qi peng: Which artists and art movements would be the most influential on your artwork, particularly the most recent series? How do you feel that the exploding growth of contemporary art vocabularies help to put your artwork within a new context? Who are your favorite artists?

Lane Twitchell: In graduate school my two favorite artists were Mark Tansey and Fred Tommeselli.

I tend to like work that looks time consuming to make. I’m honored to be friends with artists like Kurt Kauper and Benjamin Edwards.

But I also admire work that, while not time consuming per se seems to have some intelligence in its design like Morris Louis.

There are so many terrific artists around. And the explosion in the market has provided opportunities for so many.

In fact the artworld has gotten so big and diverse that one can feel quite isolated by the range of approaches available to artists today.

My favorite artists list is a revolving door.

qi peng: What is life like in Brooklyn? Does it differ a lot in terms of culture from the high-paced universe of the Chelsea gallery system? How do you think that the poor economy has influenced what projects artists are pursuing today? With the recent closure of many fine Chelsea galleries (e.g. Guild & Greyshkul, Cohan and Leslie, Oliver Kamm 5BE, etc.), is it more difficult to work as an artist within the New York area?

Lane Twitchell: I really have no idea how other artists are doing. I know that I’m glad to be working on a Public Art Commission right now.

Chelsea is great. Lots of people complain about it, it’s industrial nature and general unattactiveness, but I kind of like that.

New York is so crazy about efficiency. All the business of a particular type always group together here. Art is no different.

Working as an artist is almost impossible at anytime. Good or bad.

qi peng: What differences have you experienced between working with exhibition spaces within the New York area versus that of the non-New York venues (e.g. Washington D.C.)? Is there a major difference between the way people interact with the art and respond emotionally/philosophically to it?

Lane Twitchell: New York has an intensity and a seriousness to it’s art culture that is certainly unrivaled in the States.

I’m sure they take things very seriously in London and Berlin too.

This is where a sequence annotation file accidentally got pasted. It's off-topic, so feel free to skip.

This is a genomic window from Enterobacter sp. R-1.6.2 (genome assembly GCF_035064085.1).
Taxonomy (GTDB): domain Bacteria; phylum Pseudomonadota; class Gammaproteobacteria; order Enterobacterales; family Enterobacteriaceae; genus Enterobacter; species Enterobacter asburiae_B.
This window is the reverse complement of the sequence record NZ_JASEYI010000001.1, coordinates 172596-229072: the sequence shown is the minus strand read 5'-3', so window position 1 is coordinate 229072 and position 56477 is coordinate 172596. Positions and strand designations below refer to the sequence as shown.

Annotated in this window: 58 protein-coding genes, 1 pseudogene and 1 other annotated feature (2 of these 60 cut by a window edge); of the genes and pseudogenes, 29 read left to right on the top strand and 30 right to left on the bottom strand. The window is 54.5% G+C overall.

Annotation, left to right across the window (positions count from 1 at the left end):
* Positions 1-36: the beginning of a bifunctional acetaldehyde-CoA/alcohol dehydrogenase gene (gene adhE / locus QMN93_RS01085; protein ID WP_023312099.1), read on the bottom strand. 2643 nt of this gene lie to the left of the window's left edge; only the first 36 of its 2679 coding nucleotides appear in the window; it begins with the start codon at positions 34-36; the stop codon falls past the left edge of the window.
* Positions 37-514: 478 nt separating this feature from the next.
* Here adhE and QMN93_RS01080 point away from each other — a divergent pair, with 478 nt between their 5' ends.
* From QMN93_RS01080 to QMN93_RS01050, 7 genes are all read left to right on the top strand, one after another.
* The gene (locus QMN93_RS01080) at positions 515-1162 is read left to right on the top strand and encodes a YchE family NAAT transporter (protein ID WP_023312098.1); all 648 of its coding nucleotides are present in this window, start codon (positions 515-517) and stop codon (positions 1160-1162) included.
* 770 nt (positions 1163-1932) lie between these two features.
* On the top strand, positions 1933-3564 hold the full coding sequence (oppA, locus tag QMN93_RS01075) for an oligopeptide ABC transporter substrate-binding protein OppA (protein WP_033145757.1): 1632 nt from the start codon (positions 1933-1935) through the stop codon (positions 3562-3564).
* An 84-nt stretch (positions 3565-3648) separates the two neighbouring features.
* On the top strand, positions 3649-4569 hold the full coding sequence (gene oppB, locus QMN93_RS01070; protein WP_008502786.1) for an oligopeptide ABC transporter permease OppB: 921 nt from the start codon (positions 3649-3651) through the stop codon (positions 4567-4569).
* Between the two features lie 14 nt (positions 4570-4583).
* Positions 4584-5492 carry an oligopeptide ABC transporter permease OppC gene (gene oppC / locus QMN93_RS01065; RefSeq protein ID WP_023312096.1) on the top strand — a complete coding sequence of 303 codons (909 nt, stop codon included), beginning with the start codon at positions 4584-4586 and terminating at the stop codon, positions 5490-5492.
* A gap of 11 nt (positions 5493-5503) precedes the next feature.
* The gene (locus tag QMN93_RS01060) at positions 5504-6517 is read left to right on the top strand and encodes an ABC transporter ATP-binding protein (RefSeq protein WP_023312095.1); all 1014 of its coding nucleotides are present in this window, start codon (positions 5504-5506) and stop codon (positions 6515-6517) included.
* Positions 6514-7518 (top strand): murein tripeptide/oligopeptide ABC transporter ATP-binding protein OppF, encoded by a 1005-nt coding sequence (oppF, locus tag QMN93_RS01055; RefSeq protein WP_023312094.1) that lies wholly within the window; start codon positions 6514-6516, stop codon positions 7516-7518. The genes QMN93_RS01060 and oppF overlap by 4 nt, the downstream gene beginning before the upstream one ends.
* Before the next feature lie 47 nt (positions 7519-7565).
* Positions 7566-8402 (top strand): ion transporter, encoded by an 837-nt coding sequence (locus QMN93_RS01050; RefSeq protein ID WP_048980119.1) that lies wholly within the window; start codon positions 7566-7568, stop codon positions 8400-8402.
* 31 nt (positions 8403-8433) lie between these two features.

The stakes are just so high in Manhattan. Being an artist is impossible and running a gallery in Manhattan is impossible too.

Annie Gawlak, whom I worked with in Washington is great. But her business is in a political town, so the audience is much smaller, and the pace is much more relaxed.

Which isn’t to say Annie isn’t a serious art person. She is, and a very good one, it’s just her overhead is much lower. And all the big East Coast collectors buy work, and perhaps even see work, primarily in Manhattan.

qi peng: In what ways does Indonesian puppet art, specifically wayang golek, influence your paper-cutting work? In what ways does Mormon handicraft, such as quilting, influence your work? In what ways does elements from nature, particularly snowflake designs, influence your work? In what ways does architecture, particularly cathedral stained glass windows, influence your work? Are there any other things which are subtle influences I have not mentioned above?

Lane Twitchell: None of those things inspired my work.

I was interested in expansion or growth. Something little getting bigger. And I still am.

All of those things sit in the background of what I do. And I think that’s part of the works strength. But I don’t really look at those kinds of objects or images more than i would look at photographs or paintings.

qi peng: What accounts for your choice of unusual materials such as urethane or Plexiglas within your mixed media works? How does this relate to your overall studio practice? Are there any other types of materials that you hope to be able to use in your future pieces?

Lane Twitchell: It all evolved as a way of preserving a cut piece of paper.

I’m excited that my current project involves laser cut film, automotive paint and glass.

We’re installing these works in the walls of a building.

qi peng: Within your cut paper works, in what ways have the pieces undergone evolution in style, approach, or underlying concepts? Is there a shift in the color palette that you use in them? How do you title your works based on the driving concept? Noticing that you enjoy a rather literary use of odd words such as “heavensent,” are these words related to the reading of scripture or obscure theological texts?